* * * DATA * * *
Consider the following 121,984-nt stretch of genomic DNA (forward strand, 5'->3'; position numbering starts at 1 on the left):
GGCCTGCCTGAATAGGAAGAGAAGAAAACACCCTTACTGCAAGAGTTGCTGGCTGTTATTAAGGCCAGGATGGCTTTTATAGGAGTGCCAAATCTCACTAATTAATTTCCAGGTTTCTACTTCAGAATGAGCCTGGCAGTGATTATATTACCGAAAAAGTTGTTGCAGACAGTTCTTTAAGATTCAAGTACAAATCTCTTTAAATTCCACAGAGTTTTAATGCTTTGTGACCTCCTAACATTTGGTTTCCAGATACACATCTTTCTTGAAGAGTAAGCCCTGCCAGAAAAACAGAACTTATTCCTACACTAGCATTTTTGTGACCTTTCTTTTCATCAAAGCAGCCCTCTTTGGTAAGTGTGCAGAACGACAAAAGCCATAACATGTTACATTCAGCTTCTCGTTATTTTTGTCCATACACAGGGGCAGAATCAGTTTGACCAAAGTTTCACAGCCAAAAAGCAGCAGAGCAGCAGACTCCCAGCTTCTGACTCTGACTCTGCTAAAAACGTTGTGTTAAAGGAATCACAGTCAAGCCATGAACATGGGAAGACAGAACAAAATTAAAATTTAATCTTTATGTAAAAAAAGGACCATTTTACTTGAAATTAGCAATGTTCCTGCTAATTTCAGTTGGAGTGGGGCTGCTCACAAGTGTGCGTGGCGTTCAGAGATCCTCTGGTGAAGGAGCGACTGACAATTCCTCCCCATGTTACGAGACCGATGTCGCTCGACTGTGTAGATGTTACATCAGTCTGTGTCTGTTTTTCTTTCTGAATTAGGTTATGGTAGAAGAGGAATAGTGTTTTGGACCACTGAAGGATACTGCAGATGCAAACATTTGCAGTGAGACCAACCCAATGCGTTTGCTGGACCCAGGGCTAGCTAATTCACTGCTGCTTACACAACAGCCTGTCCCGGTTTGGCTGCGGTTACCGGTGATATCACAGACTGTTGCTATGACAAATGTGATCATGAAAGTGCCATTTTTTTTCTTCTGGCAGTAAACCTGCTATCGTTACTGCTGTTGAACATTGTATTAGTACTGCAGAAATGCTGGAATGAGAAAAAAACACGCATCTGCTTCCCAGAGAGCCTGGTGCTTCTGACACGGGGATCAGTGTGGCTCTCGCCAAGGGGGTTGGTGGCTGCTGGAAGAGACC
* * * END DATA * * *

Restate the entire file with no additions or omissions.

Consider the following 121,984-nt stretch of genomic DNA (forward strand, 5'->3'; position numbering starts at 1 on the left):
GGCCTGCCTGAATAGGAAGAGAAGAAAACACCCTTACTGCAAGAGTTGCTGGCTGTTATTAAGGCCAGGATGGCTTTTATAGGAGTGCCAAATCTCACTAATTAATTTCCAGGTTTCTACTTCAGAATGAGCCTGGCAGTGATTATATTACCGAAAAAGTTGTTGCAGACAGTTCTTTAAGATTCAAGTACAAATCTCTTTAAATTCCACAGAGTTTTAATGCTTTGTGACCTCCTAACATTTGGTTTCCAGATACACATCTTTCTTGAAGAGTAAGCCCTGCCAGAAAAACAGAACTTATTCCTACACTAGCATTTTTGTGACCTTTCTTTTCATCAAAGCAGCCCTCTTTGGTAAGTGTGCAGAACGACAAAAGCCATAACATGTTACATTCAGCTTCTCGTTATTTTTGTCCATACACAGGGGCAGAATCAGTTTGACCAAAGTTTCACAGCCAAAAAGCAGCAGAGCAGCAGACTCCCAGCTTCTGACTCTGACTCTGCTAAAAACGTTGTGTTAAAGGAATCACAGTCAAGCCATGAACATGGGAAGACAGAACAAAATTAAAATTTAATCTTTATGTAAAAAAAGGACCATTTTACTTGAAATTAGCAATGTTCCTGCTAATTTCAGTTGGAGTGGGGCTGCTCACAAGTGTGCGTGGCGTTCAGAGATCCTCTGGTGAAGGAGCGACTGACAATTCCTCCCCATGTTACGAGACCGATGTCGCTCGACTGTGTAGATGTTACATCAGTCTGTGTCTGTTTTTCTTTCTGAATTAGGTTATGGTAGAAGAGGAATAGTGTTTTGGACCACTGAAGGATACTGCAGATGCAAACATTTGCAGTGAGACCAACCCAATGCGTTTGCTGGACCCAGGGCTAGCTAATTCACTGCTGCTTACACAACAGCCTGTCCCGGTTTGGCTGCGGTTACCGGTGATATCACAGACTGTTGCTATGACAAATGTGATCATGAAAGTGCCATTTTTTTTCTTCTGGCAGTAAACCTGCTATCGTTACTGCTGTTGAACATTGTATTAGTACTGCAGAAATGCTGGAATGAGAAAAAAACACGCATCTGCTTCCCAGAGAGCCTGGTGCTTCTGACACGGGGATCAGTGTGGCTCTCGCCAAGGGGGTTGGTGGCTGCTGGAAGAGACC